A digital advertising system designed to boost retail sales and fight shoplifting will make its debut at a large independent Quebec supermarket next week.
Designed and developed by Montreal-based Impax Media, the system revolves around double-sided, high-definition digital monitors.
Mounted on retractable gates near checkout counters, the monitors display branded ad content and customized messaging such as news, recipes and in-store promotions that shoppers can watch while waiting at the checkout.
When lowered, the monitors block access to closed checkout lanes.
“Our system is first and foremost a loss prevention device that deters people from exiting where they shouldn’t,” explained company president Stephen Kucer.
“It also helps to increase spontaneous purchases by creating a want and demand among people in the checkout line, which is the holy grail for advertisers because they have a captive audience for nearly three minutes on average.”
An added bonus, noted Kucer, is that there’s no purchase or installation costs for merchants.
Revenues will instead be generated from the ad sales to national marketers who Kucer said are eager to display their wares in the 12 segments that will be displayed on the monitors in repeating three-minute loops.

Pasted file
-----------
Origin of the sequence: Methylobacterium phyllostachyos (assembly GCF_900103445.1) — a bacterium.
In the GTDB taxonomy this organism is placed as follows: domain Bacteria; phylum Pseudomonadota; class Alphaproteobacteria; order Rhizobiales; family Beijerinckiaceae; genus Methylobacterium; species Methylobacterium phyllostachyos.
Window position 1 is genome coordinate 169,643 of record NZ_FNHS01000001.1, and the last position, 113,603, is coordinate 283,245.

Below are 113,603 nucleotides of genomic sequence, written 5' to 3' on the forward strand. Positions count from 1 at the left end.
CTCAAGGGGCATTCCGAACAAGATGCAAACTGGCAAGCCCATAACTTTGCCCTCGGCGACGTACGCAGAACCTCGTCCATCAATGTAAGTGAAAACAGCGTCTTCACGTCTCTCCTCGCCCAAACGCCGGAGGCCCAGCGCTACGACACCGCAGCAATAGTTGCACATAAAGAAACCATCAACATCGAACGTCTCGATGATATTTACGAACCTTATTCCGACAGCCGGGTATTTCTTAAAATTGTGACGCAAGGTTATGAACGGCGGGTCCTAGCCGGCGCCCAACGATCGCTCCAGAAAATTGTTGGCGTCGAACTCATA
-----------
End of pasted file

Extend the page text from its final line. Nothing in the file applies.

“The only cost to retailers is plugging it in,” said Kucer, a McGill University-trained mechanical engineer who has developed popular retail security systems such as the U-scan express self-checkout, and two- and one-armed entrance security systems (the aptly-named Sherriff and Deputy) currently being used by such major retailers as Super C, IGA and Canadian Tire.
Kucer said he has deals in the works with several major advertisers and retailers, including IGA and some independent grocers.
The Impax Media system will make its market debut next week, when five monitors will be pressed into service at the Pasquier grocery store in Saint-Jean-sur-Richelieu, a half-hour drive southeast of Montreal.
Another seven will be installed in Aug. at the store, which has 23 cash registers and 90,000 square feet of retail space.
“I was sold on the idea right away,” said Mario Paquet, the second-generation owner of the store, which is the largest independent grocer in the province.
“Blocking closed lanes with monitors that display ads will be a nice change from having to use chains and shopping carts.”
This article originally appeared at CanadianGrocer.com.